plans are? We saw obviously there with Josh that those under the bridge have been driven to processing centers.

MATT RIVERS, CNN CORRESPONDENT: Yes, I mean, it's essentially the same thing on this side of the border, Hala. There are not many migrants left

here. There's probably a few hundred, which is remarkable that there's now more migrants from Haiti on this side of the border in a camp than there

were on the U.S. side, given what we saw just a few days ago. But what's happening here is that the migrants that are here, they're staying in

Mexico. They're going to go through the asylum process in Mexico basically. They've decided not to try and cross to the U.S., no one has really crossed

all day long this morning.

We saw a few people early this morning within the last few hours, no one has crossed. It is remarkable the difference that a day or two can make.

And I can show you, I mean, Josh was just talking about this wall of steel. I mean, there's so little for them to do at the moment that those border

patrol agents right now, they're actually practicing on their equipment. They're training right now. That's the -- some -- you know, it's one of the

craft that they use with a raft on the back that would be able to get someone out of the water.

It just gives you a sense of this time yesterday, Hala, when we were talking, you know, dozens of migrants were streaming back and forth, back

and forth. There were still thousands of migrants on the other side of the bridge. It is remarkable at least at this point, you know, how things have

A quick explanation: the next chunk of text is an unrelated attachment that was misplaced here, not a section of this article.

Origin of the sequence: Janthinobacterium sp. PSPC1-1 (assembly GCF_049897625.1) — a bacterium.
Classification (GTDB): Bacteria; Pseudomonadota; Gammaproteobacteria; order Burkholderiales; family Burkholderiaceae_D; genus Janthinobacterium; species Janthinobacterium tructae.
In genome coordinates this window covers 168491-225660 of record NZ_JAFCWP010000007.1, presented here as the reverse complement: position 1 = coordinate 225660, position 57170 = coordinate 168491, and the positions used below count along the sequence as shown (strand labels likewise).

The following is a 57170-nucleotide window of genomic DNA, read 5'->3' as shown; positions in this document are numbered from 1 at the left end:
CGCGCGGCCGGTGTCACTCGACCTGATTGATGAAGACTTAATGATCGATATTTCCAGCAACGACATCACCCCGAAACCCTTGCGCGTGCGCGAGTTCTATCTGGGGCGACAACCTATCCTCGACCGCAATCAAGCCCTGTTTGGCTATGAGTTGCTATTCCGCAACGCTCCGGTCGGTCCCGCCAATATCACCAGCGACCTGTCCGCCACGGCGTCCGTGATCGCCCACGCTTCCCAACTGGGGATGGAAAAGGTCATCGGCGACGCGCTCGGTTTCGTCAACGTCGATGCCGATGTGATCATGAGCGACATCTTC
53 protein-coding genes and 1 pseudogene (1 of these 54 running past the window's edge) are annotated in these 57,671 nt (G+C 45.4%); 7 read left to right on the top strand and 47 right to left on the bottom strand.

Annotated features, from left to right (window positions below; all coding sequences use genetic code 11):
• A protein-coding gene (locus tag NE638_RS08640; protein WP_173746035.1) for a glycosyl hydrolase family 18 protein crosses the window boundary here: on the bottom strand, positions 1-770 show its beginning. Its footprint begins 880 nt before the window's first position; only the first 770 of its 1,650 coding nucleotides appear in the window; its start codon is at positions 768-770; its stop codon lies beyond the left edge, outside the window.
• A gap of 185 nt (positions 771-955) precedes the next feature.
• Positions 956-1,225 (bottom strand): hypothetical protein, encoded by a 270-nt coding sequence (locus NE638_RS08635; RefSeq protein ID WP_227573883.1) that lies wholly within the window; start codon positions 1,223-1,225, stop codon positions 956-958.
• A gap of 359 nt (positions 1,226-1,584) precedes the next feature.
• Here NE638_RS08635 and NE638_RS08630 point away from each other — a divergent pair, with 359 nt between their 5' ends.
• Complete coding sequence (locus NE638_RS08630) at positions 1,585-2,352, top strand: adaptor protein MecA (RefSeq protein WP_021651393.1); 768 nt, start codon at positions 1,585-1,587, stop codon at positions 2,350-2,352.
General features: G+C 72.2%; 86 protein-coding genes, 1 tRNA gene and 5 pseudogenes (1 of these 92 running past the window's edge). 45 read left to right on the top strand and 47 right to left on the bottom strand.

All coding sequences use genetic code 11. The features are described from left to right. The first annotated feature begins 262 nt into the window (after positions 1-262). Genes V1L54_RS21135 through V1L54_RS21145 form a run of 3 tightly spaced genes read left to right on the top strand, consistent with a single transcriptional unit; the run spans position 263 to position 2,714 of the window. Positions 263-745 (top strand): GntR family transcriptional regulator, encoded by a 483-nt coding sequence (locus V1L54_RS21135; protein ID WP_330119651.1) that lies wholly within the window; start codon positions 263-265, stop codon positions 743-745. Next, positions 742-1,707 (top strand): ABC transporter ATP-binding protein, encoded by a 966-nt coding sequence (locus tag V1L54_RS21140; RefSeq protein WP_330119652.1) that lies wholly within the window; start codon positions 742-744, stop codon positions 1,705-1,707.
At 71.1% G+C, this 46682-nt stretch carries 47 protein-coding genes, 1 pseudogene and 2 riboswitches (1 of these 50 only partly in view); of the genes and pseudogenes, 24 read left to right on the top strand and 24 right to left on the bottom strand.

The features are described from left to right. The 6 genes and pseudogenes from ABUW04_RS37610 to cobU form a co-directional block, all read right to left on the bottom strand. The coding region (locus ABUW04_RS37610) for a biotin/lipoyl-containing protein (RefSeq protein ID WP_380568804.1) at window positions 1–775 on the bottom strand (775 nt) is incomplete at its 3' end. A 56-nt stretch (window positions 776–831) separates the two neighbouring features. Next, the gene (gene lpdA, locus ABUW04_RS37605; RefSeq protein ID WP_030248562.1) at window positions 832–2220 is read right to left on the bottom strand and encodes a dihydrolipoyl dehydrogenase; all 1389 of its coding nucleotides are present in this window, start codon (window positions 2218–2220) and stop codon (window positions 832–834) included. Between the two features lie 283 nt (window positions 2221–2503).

changed in a day.


GORANI: And Josh, to you, the deportations, we know that about almost 1,500 Haitians have been deported back to Haiti. Of those, who were under

the bridge, what are authorities planning to do with them?

CAMPBELL: So, that remains a key question, the fate of these migrants. We're told by the Department of Homeland Security that only a small number

of migrants who were here will actually be able to remain in the United States. And that's for two main reasons. The first being if they make a

claim of asylum that the U.S. government determines to be legitimate, and that's based on the U.S. government believing that a migrant will face harm

or danger if they returned to the nation from which they came, they will be permitted to stay here awaiting an immigration hearing to make the ultimate


But very sadly we're learning that some are being allowed to stay because when they arrived here under this bridge, they were in medical distress and

found themselves out in the elements. It is extremely hot here in this Texas heat. This Mexico heat that we're feeling here on both sides of the

border, and so many of these migrants fell ill to different health conditions. They will be permitted to stay as they're receiving treatment,

but it's the others, the vast majority, their fate is still being decided. We've seen these so-called repatriation flights taking off from the United

States to points in Haiti.

There were five of those flights yesterday for a total of 548 migrants, that brings the number since last Sunday to 17 of these flights that the

U.S. government is continuing to turn from here to Haiti. So, we see them expelling these migrants at a very rapid pace. Of course, it's in these

individual processing centers along the U.S.-Mexico border that immigration officials actually make that final determination whether a migrant is

allowed to stay or whether they will be deported home.

GORANI: And lastly to you, Matt, why have we seen such a reduction in the number of Haitians and other migrants trying to cross into the U.S.?

RIVERS: Well, I think the people who wanted to cross were able to cross. I think that's the simplest answer at this point, Hala. Is that, you have

this massive sudden influx of Haitian migrants that frankly immigration activists have never seen that amount of Haitian migrants specifically

arriving at the border all at once within just a few days of one another. And I think that the people who wanted to get into the U.S., who wanted to